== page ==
Our next stop on this virtual walk around Fort Johnson, by way of photos taken at the end of the Civil War, is a point which looks across the interior of the fort at the walls on the east side of the fort.
The digital copy I am working from is a scan of a print and not one of the glass plate. So you might see some distortions related to that type of media in the crops that follow. For reference, this photo was taken with the camera standing at the point annotated as FJ8 on the diagram below:
The angle of the camera is centered across to the angle of the fort’s wall where the epaulement on the left of the water battery joined the wall facing Morris Island. This was a very important section, as it was the structure which prevented the Federals from skipping shot and shell into the back of the gun positions.
As related in the earlier discussion, photo FJ7 was taken from a point next to the ruins inside Fort Johnson. Somewhere on the extreme right of this crop, next to the chimney:
So imagine the camera tripod somewhere between the base of the chimney and the pile of bricks on the right:
That said, I’m more interested in the limber conveniently parked in our view. We see all the fixtures associated with this important piece of equipment. We can see the joins in the wheel. As well the dove-tail joins in the chest atop the limber.
Looking to the left of the limber, and through the pavilion of sorts built around the ruins, there appear to be a pile of logs or other rubbish.
I find this interesting, as it brings to mind a “burn pit” or sorts. Also note the mixed styles of vertical beams for the pavilion. Some square beams. Others are round poles. Sort of a “use what you have” structure. Oh, and notice the grass growing there. Clearly this structure had been around a few years.
Looking at the roof of the pavilion, we see shingles. And we also see bricks and wood laying on top:
Compare the pavilion roof to that of the shed directly behind. (And yes that is the shed seen in FJ7, earlier in our “walk”).
Looking above the shed, there are a couple vents sticking out of the fort’s wall:
These vents tell us the wall wasn’t just a pile of earth, but was in fact built over a bombproof. Panning back to the left, we see the entrance to the bombproof:
This is something the photos tell us that the survey diagrams do not accurately, or shall I say fully, depict. The wall is drawn, but the details of this bombproof were below the level of detail offered by the surveys. The bombproof was just to the side of the sectional diagrams offered by the Coastal Survey team. Without the photos, we might not know it existed.
However one structure seen on the survey diagrams is right in the middle of the photo. The fort’s cistern:
Here’s a closer view of the platform that sits over the cistern:
You must keep the three-dimensional aspect in mind here. The stacked logs behind the cistern are in fact the “crib” mentioned in FJ7. So there is some distance between the cistern platform and those logs. Notice the large stones on which the platform rests. And… particular attention to the bucket:
There are shadows of the planks on the right. But directly under the bucket, the wood is discolored as if moist. So we have a leaky bucket at Fort Johnson? Or someone has been sloppy with the water?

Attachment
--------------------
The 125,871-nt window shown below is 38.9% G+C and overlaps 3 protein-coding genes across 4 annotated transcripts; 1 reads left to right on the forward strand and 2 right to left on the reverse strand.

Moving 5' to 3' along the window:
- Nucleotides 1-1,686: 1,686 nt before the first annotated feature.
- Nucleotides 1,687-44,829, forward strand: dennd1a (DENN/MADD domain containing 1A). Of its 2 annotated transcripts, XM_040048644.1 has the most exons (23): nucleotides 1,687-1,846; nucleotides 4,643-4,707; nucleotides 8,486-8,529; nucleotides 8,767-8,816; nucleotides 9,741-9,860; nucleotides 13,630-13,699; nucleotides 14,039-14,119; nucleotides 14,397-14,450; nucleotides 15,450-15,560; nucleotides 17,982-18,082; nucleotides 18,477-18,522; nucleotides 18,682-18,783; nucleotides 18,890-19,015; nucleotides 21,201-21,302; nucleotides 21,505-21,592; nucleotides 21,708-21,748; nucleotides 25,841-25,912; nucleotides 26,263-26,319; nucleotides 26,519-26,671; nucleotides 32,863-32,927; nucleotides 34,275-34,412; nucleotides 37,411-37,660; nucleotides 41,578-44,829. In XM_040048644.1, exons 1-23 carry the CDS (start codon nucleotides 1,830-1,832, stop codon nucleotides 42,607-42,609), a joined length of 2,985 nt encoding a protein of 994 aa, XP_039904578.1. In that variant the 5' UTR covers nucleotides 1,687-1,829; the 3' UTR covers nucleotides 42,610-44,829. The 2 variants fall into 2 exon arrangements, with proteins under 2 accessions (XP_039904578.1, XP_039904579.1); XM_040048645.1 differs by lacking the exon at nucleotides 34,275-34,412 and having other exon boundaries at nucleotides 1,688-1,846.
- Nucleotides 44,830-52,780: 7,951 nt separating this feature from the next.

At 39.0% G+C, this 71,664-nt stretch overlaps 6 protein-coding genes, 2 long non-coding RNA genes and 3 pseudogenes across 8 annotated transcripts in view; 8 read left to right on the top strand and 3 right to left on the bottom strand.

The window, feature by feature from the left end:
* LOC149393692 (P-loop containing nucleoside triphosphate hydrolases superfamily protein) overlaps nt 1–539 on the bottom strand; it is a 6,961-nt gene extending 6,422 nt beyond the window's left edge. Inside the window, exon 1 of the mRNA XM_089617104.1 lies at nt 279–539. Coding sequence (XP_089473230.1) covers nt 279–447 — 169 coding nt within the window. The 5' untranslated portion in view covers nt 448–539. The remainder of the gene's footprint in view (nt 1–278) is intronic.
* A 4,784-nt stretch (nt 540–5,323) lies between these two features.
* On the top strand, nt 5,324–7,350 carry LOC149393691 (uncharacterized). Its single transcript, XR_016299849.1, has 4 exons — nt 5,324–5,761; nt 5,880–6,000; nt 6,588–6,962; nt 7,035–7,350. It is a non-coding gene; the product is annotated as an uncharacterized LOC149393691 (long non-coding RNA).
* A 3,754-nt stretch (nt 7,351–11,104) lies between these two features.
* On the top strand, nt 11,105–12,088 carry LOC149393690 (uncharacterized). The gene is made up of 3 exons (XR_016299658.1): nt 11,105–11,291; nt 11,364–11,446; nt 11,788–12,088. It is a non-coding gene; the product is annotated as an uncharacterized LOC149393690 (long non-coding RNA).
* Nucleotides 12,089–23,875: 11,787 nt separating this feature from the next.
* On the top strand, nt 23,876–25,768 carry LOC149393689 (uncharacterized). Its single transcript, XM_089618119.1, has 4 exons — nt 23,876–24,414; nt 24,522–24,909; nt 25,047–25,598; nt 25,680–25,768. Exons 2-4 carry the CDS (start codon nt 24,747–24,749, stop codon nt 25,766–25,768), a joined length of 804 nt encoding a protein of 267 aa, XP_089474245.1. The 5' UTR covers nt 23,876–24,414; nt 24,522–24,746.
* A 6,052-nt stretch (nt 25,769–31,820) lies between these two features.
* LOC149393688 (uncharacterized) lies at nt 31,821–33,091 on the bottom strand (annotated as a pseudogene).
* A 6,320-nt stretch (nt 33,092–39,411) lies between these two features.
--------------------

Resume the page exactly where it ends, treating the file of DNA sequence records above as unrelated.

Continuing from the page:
Looking back for the moment, this view also provides a fine study of a sling cart:
This cart has just been used for some work, as the chains are still laying across the tree.
If we look close beyond the wheels, we see the tent mentioned in FJ7.
Notice the posts and rail on the left side of the tent. That rail is seen in photo FJ6. See how this all pieces together nicely?
But what I like the most about this photo is that we have a couple of soldiers taking a break from their duties:
A couple of USCT resting on the stacked ordnance. The projectiles are 10-inch caliber for the columbiads. Note crumbling pyramid on the left… we’ll see that one again. Also note the stacked boxes:
We’ll see these from another perspective. The markings are easier to read from that view. But for now just consider those faces and body language. No martial pose. Sort of an “Are you done with the photo?” attitude. But as there is little blur, we might presume the photographer had requested they sit (or remain seated) at that point. Perhaps a study in the fortunes of war… these USCT, former slaves, now tending a former Confederate fortification.
Also demonstrating that change in ownership is the United States flag over the ramparts:
As related in the earlier posts, the particulars of the angle from which the flag is seen in the photos, we can determine the flag staff was on the outside face of the fort.
We think of these works in terms of “offense” and “defense.” We saw the offense in the form of four heavy guns. Now we need to asses the defensive side, particularly how it protected the vulnerable areas in the fort’s interior.
As mentioned above, this portion of the wall was particularly important as it protected the gunners and some of the sensitive portions of the fort from the Federals on Morris Island. But we don’t see Morris Island or anything beyond the fort’s walls. That’s how high these were constructed to serve the defensive purpose.
One other particular we should note about these walls. Look at the line across this view. Or allow me to emphasize that with yellow lines:
See how level these are? We have the main line (lower) that demonstrates the height of the main works. Then there is a “crest” at the point of the works, which we’ve seen in other views, with erosion at the edges, which stood a few feet higher. Again, these are details we can pull out from the surveys, but the photographs provide a three-dimensional verification.
Another component the photos bring to us is the reality of what the fort’s interior looked like…..
And maybe what it smelled like?
Next stop… we are going to look at that ammunition stacked on the left of this view.